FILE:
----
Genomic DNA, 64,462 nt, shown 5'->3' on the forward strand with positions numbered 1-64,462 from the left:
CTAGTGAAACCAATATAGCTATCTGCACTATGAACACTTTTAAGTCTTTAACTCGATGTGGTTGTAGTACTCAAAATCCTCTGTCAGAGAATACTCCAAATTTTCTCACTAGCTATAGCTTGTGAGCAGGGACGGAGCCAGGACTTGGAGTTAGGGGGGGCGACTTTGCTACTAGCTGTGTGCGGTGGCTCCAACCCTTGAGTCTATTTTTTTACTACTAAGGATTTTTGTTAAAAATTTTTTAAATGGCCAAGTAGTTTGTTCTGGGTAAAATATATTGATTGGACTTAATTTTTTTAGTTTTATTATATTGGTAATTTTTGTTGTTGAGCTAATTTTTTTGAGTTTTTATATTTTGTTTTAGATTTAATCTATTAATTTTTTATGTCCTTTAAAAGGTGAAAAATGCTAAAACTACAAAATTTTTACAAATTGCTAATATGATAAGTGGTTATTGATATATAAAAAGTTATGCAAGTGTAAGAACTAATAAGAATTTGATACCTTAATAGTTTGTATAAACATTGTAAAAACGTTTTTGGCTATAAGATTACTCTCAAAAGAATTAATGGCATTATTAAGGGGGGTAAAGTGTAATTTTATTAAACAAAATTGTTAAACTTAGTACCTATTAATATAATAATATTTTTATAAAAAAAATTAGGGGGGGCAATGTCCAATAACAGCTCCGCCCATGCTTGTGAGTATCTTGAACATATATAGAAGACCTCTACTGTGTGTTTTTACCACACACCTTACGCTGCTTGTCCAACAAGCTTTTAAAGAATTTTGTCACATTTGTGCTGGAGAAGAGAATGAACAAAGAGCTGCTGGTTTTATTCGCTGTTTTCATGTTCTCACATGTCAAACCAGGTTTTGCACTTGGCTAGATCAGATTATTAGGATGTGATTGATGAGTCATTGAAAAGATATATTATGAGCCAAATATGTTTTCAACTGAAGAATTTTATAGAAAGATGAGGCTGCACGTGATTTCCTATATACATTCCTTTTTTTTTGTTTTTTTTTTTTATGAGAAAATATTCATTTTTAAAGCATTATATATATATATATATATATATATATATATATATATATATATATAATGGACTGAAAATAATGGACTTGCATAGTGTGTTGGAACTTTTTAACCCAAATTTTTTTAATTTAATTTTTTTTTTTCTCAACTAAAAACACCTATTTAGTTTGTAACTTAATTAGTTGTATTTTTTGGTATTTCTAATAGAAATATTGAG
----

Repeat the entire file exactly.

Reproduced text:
Genomic DNA, 64,462 nt, shown 5'->3' on the forward strand with positions numbered 1-64,462 from the left:
CTAGTGAAACCAATATAGCTATCTGCACTATGAACACTTTTAAGTCTTTAACTCGATGTGGTTGTAGTACTCAAAATCCTCTGTCAGAGAATACTCCAAATTTTCTCACTAGCTATAGCTTGTGAGCAGGGACGGAGCCAGGACTTGGAGTTAGGGGGGGCGACTTTGCTACTAGCTGTGTGCGGTGGCTCCAACCCTTGAGTCTATTTTTTTACTACTAAGGATTTTTGTTAAAAATTTTTTAAATGGCCAAGTAGTTTGTTCTGGGTAAAATATATTGATTGGACTTAATTTTTTTAGTTTTATTATATTGGTAATTTTTGTTGTTGAGCTAATTTTTTTGAGTTTTTATATTTTGTTTTAGATTTAATCTATTAATTTTTTATGTCCTTTAAAAGGTGAAAAATGCTAAAACTACAAAATTTTTACAAATTGCTAATATGATAAGTGGTTATTGATATATAAAAAGTTATGCAAGTGTAAGAACTAATAAGAATTTGATACCTTAATAGTTTGTATAAACATTGTAAAAACGTTTTTGGCTATAAGATTACTCTCAAAAGAATTAATGGCATTATTAAGGGGGGTAAAGTGTAATTTTATTAAACAAAATTGTTAAACTTAGTACCTATTAATATAATAATATTTTTATAAAAAAAATTAGGGGGGGCAATGTCCAATAACAGCTCCGCCCATGCTTGTGAGTATCTTGAACATATATAGAAGACCTCTACTGTGTGTTTTTACCACACACCTTACGCTGCTTGTCCAACAAGCTTTTAAAGAATTTTGTCACATTTGTGCTGGAGAAGAGAATGAACAAAGAGCTGCTGGTTTTATTCGCTGTTTTCATGTTCTCACATGTCAAACCAGGTTTTGCACTTGGCTAGATCAGATTATTAGGATGTGATTGATGAGTCATTGAAAAGATATATTATGAGCCAAATATGTTTTCAACTGAAGAATTTTATAGAAAGATGAGGCTGCACGTGATTTCCTATATACATTCCTTTTTTTTTGTTTTTTTTTTTTATGAGAAAATATTCATTTTTAAAGCATTATATATATATATATATATATATATATATATATATATATATATATAATGGACTGAAAATAATGGACTTGCATAGTGTGTTGGAACTTTTTAACCCAAATTTTTTTAATTTAATTTTTTTTTTTCTCAACTAAAAACACCTATTTAGTTTGTAACTTAATTAGTTGTATTTTTTGGTATTTCTAATAGAAATATTGAG